I’m noticing that the ash, while flaky, is holding on very well. It yellows quite a bit as the burn line leaves it behind. As for my burn line, it has stayed pretty even until the last few minutes. I’m going to give it a little touch-up.

P: Approaching the halfway mark, the complexity is coming back. The cedar has become dominant — but not overpowering, still faint chocolate, nuttiness and spice …mmm that’s good.

OK. Up till now I have been re-hydrating with water. It is time to break open a Kirkland German Style Lager: the last of the four varieties in this Kirlkand variety pack. I do like me some German Lager; it turns out to be a not bad pairing.

I think I’m quickly approaching the final BOSS level in Bioshock Infinite, as the intensity is ramping up – much like a fine cigar. I’ve had to go back and redo a day’s worth of play, due to some technical challenges. It wants to save to the cloud, but if something’s wrong, it brings up a dialog, which is a handy reminder that, “hey, I’m at a save-point”. However, one time I decided to stop without paying attention, and I lost that save. That’s okay, because I died and died and died the first time through that stage. The second time through, I could go directly to the effective strategy I learned from the previous trouncing.

Mmmm… starting into the last third the spice is beginning to dominate.

D: Yes, the flavor profile is morphing a bit; not new flavors necessarily, but different ones taking the stage. As I’m nearing the end of the second third, the cedar is fading and the milk chocolate is back, still with leather, but emphasis on sweet and baking spices, like cream of tartar, and anise.

This is a great way to unwind after my early-afternoon bike ride. I’ve noticed over the winter that our dog, Cami — a black labrador — has put on a little weight. I might have noticed the same about myself. So for the last few weekends, when the weather permits, I’ve taken her with me for a run beside my Trek 730 Multisport. The first ride out, about 4 miles round-trip, she was exhausted. Today however, she kept up with me the whole distance, actually eager to start again when I’d stop and water her. And I’ve been adding on between a half- and one mile each weekend!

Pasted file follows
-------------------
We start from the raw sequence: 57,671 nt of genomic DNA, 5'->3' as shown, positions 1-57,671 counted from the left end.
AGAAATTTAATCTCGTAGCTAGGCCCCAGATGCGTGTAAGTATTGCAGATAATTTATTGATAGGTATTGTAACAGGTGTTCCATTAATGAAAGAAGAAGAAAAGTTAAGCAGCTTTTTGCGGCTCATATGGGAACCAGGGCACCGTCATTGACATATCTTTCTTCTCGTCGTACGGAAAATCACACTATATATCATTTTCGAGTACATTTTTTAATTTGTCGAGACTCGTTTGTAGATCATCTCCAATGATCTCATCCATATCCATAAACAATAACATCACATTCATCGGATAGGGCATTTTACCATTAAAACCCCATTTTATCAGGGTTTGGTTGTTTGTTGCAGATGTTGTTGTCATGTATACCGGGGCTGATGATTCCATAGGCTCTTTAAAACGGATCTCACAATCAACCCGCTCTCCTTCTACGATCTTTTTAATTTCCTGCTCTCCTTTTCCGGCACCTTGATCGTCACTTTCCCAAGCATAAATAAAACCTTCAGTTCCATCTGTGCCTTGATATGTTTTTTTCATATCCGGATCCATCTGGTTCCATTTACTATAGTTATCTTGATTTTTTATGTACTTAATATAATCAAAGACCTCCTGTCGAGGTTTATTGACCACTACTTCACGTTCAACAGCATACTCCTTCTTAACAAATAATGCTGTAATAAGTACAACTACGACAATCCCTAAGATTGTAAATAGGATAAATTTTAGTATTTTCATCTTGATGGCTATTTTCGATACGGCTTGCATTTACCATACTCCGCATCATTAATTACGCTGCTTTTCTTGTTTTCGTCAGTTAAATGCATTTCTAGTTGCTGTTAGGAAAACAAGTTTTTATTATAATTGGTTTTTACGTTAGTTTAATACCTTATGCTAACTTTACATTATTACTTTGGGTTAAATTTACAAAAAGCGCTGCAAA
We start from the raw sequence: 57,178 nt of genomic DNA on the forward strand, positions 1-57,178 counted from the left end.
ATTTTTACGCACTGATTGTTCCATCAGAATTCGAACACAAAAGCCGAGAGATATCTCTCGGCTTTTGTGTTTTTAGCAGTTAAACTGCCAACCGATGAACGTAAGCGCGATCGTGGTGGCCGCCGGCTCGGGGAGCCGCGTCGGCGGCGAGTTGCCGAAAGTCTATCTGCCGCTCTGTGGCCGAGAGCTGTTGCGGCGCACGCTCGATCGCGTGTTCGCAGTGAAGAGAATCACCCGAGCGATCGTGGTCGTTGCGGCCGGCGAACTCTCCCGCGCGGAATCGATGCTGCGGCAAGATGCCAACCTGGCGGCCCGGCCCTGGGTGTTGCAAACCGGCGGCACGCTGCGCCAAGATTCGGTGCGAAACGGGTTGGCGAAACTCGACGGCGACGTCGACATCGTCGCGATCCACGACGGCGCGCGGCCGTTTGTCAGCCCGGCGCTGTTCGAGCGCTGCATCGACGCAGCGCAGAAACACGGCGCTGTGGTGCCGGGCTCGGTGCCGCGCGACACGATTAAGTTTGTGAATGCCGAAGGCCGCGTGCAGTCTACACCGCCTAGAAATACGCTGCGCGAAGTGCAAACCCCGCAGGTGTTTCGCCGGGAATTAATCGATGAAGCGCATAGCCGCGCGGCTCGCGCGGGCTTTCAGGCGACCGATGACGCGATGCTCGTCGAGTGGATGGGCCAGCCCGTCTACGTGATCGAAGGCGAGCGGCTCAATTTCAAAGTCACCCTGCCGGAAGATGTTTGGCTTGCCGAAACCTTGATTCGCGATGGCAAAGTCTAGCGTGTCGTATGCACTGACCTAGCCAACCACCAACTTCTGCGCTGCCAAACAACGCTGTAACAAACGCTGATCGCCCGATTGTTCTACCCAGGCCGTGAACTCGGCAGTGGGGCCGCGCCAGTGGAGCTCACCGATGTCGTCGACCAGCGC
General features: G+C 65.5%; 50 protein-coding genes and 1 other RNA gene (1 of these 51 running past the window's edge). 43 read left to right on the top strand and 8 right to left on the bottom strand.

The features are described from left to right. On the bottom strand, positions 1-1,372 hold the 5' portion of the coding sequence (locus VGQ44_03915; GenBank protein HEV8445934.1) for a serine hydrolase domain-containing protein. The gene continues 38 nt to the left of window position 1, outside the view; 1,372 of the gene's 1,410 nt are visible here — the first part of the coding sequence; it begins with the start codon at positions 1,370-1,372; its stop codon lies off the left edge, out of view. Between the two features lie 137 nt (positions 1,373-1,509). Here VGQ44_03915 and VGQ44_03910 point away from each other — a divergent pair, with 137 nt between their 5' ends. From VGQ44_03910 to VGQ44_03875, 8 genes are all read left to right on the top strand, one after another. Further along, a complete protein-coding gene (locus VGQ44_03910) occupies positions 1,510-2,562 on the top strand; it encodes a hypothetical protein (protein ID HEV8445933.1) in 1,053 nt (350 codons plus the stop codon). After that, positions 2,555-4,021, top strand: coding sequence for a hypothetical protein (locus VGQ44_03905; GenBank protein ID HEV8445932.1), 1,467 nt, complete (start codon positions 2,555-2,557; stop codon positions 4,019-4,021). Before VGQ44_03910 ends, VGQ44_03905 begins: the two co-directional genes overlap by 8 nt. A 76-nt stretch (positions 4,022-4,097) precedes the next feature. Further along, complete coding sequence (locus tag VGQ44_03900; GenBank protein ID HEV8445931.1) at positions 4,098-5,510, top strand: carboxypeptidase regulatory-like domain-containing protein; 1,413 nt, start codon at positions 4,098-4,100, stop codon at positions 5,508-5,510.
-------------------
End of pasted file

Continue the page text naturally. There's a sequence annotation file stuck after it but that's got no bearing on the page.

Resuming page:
P: Maybe next weekend you need to run and let Cami take the bike. As for the Beast, I’ve needed to give mine CPR a few times to keep it going …not that I’m implying YOU’d need CPR… In fact I’ve had to touch up a ragged burn several times, probably due to my licking down of the flaking wrapper.

D: Agreed, it doesn’t idle too well. I’m starting to get a hint of lip tingle, but the cigar remains sweet and very pleasant. This, around an inch and three-quarters from the end.

P: With an inch-and-a-half to go the draws are pretty hot, presumably due to the loose draw.

D: Now you’re just crazy-talkin! My draw remains on the tighter side of medium. And my temperature remains physically cool. But strength is picking up as I start into the last inch. More jalapeno and cedar again, but chocolate milk remains on the attack. This final flavor change, while not terrible, is not so much of what I enjoyed at the beginning. I think this might be a good time to let this Beast go out.

P: Mine just went out with an inch-and-a-quarter to go, in spite of working it hard to report the final flavor profile. After 95 minutes, game over. It finished up with a simple cedar and spice for me.

Burn it or spurn it?

Punch: Burn it! Rinse and repeat often. I liked this one a lot. Although, I’d be inclined to be done after two-thirds, since I found it lost its distinctiveness when it went to the dominant cedar and spice — which wasn’t bad, but no longer special. This Gurkha Beast XO is certainly justified in being priced at over $10 although I doubt I would ever pay the suggested retail price of $24 for any cigar. But, I would jump on getting this at a value price in the $8 range.

Draw: Burn it, baby! This was an overall pleasant smoke, with a smooth, complex flavor. The second-hand scent seemed pleasant to me, too. Although it is marketed as medium-to-strong bodied, I have had other Gurkhas with more body and stronger flavor. I will certainly smoke a Beast again, but I might fill the space in my box with other Gurkhas first.


Draw: January 14, 2014, I enjoyed another of these while working in the hangar in the evening, cleaning and sorting. This Gurkha Beast XO had been resting for about four months, part of a premium sample at a Gurkha event at Churchill’s at Topeka. Loved it every bit as much as the first time, despite the cooler ambient temperature. Chocolaty, spicy, full-flavored, but mild intensity and mild-to-medium body. Had trouble with peninsulas and canoeing, requiring several simple touch-ups. Also poor idling, which was more of an issue because I was moving frequently and had to lay the cigar down. Modestly tight draw, even after using my larger punch. Overall, very consistent in performance and flavor with the earlier review.